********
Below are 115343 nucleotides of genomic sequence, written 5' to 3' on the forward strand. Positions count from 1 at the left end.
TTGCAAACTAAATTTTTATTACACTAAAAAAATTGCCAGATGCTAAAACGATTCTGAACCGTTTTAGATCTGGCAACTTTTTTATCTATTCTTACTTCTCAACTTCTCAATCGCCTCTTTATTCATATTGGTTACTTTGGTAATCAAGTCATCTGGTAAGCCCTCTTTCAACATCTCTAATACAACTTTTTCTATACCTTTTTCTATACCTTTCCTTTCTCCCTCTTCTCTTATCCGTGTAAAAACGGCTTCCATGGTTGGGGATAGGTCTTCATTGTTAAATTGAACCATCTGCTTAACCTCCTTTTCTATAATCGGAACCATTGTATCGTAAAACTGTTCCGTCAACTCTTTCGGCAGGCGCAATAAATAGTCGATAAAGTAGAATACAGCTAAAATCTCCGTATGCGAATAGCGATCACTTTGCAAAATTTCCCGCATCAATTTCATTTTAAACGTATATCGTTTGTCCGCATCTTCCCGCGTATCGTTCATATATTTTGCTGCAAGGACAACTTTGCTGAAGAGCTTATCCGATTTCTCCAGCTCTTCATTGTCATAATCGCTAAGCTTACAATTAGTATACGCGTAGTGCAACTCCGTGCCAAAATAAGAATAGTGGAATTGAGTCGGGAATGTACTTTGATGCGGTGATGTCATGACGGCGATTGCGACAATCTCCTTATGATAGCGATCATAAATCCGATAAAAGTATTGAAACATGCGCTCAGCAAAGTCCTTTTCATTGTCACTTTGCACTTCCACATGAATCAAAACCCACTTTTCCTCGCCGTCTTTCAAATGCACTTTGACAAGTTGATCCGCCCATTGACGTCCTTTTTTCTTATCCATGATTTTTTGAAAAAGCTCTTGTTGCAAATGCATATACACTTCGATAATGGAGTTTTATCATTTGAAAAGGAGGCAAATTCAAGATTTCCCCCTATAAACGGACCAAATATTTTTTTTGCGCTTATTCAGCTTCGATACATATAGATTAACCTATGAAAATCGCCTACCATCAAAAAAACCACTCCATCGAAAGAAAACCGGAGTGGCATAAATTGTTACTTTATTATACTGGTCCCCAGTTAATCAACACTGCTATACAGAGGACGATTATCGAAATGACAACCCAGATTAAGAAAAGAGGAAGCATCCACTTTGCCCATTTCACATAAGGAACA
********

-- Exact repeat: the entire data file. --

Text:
Below are 115343 nucleotides of genomic sequence, written 5' to 3' on the forward strand. Positions count from 1 at the left end.
TTGCAAACTAAATTTTTATTACACTAAAAAAATTGCCAGATGCTAAAACGATTCTGAACCGTTTTAGATCTGGCAACTTTTTTATCTATTCTTACTTCTCAACTTCTCAATCGCCTCTTTATTCATATTGGTTACTTTGGTAATCAAGTCATCTGGTAAGCCCTCTTTCAACATCTCTAATACAACTTTTTCTATACCTTTTTCTATACCTTTCCTTTCTCCCTCTTCTCTTATCCGTGTAAAAACGGCTTCCATGGTTGGGGATAGGTCTTCATTGTTAAATTGAACCATCTGCTTAACCTCCTTTTCTATAATCGGAACCATTGTATCGTAAAACTGTTCCGTCAACTCTTTCGGCAGGCGCAATAAATAGTCGATAAAGTAGAATACAGCTAAAATCTCCGTATGCGAATAGCGATCACTTTGCAAAATTTCCCGCATCAATTTCATTTTAAACGTATATCGTTTGTCCGCATCTTCCCGCGTATCGTTCATATATTTTGCTGCAAGGACAACTTTGCTGAAGAGCTTATCCGATTTCTCCAGCTCTTCATTGTCATAATCGCTAAGCTTACAATTAGTATACGCGTAGTGCAACTCCGTGCCAAAATAAGAATAGTGGAATTGAGTCGGGAATGTACTTTGATGCGGTGATGTCATGACGGCGATTGCGACAATCTCCTTATGATAGCGATCATAAATCCGATAAAAGTATTGAAACATGCGCTCAGCAAAGTCCTTTTCATTGTCACTTTGCACTTCCACATGAATCAAAACCCACTTTTCCTCGCCGTCTTTCAAATGCACTTTGACAAGTTGATCCGCCCATTGACGTCCTTTTTTCTTATCCATGATTTTTTGAAAAAGCTCTTGTTGCAAATGCATATACACTTCGATAATGGAGTTTTATCATTTGAAAAGGAGGCAAATTCAAGATTTCCCCCTATAAACGGACCAAATATTTTTTTTGCGCTTATTCAGCTTCGATACATATAGATTAACCTATGAAAATCGCCTACCATCAAAAAAACCACTCCATCGAAAGAAAACCGGAGTGGCATAAATTGTTACTTTATTATACTGGTCCCCAGTTAATCAACACTGCTATACAGAGGACGATTATCGAAATGACAACCCAGATTAAGAAAAGAGGAAGCATCCACTTTGCCCATTTCACATAAGGAACA